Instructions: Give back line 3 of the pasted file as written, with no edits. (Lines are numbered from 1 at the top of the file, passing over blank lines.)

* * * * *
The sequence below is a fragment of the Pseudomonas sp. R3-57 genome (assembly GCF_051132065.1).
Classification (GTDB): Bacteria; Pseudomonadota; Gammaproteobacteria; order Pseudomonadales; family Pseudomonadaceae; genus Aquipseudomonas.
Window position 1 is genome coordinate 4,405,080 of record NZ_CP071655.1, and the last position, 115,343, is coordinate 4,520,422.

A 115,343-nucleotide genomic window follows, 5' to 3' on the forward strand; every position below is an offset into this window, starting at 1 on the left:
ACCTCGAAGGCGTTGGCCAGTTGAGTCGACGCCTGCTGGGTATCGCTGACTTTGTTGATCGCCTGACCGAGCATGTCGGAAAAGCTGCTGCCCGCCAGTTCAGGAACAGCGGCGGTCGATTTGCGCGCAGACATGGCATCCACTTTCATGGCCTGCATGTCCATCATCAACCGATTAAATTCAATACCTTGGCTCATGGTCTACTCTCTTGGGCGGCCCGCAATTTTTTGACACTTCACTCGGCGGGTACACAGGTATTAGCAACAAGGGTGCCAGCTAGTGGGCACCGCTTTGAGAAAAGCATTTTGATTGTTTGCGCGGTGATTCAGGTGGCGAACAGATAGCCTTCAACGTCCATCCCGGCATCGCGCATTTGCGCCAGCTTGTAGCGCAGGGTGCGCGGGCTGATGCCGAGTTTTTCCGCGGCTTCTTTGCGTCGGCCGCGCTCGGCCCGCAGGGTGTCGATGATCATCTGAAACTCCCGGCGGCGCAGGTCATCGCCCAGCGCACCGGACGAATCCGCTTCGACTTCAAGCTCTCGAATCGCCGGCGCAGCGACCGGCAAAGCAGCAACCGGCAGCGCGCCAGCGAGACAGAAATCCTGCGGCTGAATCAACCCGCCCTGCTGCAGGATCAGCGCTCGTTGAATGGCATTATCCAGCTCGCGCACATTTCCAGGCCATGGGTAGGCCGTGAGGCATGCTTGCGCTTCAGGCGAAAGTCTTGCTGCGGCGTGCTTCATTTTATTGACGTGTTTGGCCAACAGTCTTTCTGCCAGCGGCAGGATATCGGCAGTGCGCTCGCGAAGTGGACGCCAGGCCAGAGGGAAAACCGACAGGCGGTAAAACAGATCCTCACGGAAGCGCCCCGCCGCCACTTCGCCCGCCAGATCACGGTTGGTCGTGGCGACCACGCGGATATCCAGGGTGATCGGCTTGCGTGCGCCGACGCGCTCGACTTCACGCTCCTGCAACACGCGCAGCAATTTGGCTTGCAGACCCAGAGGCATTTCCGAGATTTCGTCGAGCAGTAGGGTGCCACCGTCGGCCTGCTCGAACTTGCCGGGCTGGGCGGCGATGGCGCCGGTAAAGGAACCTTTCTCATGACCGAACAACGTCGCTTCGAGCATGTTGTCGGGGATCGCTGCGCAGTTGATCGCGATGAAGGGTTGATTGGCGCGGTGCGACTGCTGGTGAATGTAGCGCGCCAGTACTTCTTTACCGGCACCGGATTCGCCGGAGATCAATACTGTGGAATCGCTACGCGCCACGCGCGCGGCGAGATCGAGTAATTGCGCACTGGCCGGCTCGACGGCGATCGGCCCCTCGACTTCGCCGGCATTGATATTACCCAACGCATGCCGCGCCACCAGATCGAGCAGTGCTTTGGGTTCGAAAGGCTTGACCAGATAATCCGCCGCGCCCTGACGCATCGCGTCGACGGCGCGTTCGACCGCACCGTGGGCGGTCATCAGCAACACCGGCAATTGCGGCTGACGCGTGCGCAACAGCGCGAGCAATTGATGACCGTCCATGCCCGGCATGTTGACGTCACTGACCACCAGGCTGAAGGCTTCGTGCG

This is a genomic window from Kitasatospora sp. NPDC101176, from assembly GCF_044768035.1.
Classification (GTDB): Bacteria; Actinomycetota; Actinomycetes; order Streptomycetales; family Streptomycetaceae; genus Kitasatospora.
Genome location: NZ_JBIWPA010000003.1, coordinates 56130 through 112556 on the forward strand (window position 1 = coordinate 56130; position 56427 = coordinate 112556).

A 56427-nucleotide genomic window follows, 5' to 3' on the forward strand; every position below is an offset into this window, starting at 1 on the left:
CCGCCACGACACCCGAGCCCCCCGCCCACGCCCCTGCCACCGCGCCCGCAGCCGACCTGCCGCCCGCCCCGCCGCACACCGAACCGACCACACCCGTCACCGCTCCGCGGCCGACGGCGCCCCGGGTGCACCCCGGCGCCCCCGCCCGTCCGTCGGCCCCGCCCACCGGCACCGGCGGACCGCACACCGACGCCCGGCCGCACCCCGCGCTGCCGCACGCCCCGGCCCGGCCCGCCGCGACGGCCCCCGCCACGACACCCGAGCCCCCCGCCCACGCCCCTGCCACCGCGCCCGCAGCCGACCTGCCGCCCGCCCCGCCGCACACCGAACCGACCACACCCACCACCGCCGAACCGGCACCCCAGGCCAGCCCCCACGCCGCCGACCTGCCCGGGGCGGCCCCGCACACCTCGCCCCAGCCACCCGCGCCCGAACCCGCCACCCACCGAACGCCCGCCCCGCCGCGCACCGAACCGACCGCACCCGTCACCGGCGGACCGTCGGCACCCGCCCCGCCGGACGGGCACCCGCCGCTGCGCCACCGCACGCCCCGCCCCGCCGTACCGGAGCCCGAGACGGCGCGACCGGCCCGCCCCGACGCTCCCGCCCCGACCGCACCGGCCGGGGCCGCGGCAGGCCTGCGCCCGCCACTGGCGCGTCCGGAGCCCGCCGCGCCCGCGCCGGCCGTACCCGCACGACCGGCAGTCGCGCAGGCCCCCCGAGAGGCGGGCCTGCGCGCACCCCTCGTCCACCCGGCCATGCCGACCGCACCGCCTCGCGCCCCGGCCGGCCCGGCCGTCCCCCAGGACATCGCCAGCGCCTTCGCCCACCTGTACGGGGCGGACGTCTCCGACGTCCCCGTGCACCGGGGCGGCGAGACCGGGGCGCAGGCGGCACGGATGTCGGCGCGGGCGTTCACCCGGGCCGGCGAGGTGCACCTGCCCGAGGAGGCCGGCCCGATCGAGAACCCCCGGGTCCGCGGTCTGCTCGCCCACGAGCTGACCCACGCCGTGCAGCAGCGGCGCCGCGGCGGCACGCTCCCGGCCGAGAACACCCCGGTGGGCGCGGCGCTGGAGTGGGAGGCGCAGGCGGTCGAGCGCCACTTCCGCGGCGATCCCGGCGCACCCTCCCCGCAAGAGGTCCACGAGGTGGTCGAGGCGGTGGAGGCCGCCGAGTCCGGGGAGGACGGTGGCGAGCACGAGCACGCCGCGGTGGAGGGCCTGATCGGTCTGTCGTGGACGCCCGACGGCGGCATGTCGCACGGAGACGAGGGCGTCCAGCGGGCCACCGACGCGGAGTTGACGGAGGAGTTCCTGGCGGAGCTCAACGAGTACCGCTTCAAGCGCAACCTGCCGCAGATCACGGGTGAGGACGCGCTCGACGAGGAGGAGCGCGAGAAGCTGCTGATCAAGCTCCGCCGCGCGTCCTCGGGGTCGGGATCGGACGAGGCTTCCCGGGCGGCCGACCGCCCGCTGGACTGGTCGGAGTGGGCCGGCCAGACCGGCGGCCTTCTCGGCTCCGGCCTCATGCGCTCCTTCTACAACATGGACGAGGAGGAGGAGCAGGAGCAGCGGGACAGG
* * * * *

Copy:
Window position 1 is genome coordinate 4,405,080 of record NZ_CP071655.1, and the last position, 115,343, is coordinate 4,520,422.